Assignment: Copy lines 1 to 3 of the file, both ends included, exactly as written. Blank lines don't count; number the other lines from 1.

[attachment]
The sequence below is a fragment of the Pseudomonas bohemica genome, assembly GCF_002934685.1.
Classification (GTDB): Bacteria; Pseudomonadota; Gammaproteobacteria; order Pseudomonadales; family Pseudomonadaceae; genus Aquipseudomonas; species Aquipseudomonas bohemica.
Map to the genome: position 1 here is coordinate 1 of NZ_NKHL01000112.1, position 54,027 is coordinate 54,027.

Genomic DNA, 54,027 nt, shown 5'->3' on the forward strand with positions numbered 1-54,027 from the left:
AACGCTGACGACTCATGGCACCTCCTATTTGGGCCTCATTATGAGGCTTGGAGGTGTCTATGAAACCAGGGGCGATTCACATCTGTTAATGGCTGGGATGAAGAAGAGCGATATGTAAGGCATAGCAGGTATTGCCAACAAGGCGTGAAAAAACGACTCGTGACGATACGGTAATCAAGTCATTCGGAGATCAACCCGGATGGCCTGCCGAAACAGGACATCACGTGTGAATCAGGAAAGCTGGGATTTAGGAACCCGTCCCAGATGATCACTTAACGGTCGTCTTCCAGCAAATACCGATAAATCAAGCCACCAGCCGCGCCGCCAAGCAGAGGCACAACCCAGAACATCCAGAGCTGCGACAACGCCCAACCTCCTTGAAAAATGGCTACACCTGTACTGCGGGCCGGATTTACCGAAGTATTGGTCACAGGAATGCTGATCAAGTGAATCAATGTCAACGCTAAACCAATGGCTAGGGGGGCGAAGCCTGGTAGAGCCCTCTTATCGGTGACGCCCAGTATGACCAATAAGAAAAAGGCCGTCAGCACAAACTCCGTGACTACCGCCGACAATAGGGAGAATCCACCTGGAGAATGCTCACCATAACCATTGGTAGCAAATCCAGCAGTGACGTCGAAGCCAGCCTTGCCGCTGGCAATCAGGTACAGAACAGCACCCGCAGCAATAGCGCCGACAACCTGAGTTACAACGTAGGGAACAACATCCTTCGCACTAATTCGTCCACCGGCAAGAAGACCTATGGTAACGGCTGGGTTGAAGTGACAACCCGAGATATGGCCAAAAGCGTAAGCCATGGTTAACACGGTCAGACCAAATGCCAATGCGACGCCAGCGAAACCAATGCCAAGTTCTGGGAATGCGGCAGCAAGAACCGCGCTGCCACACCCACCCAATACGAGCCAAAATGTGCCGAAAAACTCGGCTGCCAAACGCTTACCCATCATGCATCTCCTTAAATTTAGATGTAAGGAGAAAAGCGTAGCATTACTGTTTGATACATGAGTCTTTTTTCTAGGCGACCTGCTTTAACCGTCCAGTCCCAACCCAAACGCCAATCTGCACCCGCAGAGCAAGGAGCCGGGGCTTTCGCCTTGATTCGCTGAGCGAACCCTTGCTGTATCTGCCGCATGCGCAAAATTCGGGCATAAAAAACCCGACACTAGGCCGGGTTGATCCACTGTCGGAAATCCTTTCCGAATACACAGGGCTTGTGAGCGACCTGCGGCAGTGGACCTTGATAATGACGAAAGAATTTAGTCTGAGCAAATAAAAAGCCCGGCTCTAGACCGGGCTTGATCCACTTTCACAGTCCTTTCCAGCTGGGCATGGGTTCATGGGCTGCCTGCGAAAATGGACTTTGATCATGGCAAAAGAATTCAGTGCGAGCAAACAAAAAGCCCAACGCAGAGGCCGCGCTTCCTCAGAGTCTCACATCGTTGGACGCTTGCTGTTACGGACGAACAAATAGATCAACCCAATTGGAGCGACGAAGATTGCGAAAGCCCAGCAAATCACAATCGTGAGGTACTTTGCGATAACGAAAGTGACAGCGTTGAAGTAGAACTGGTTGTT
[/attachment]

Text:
The sequence below is a fragment of the Pseudomonas bohemica genome, assembly GCF_002934685.1.
Classification (GTDB): Bacteria; Pseudomonadota; Gammaproteobacteria; order Pseudomonadales; family Pseudomonadaceae; genus Aquipseudomonas; species Aquipseudomonas bohemica.
Map to the genome: position 1 here is coordinate 1 of NZ_NKHL01000112.1, position 54,027 is coordinate 54,027.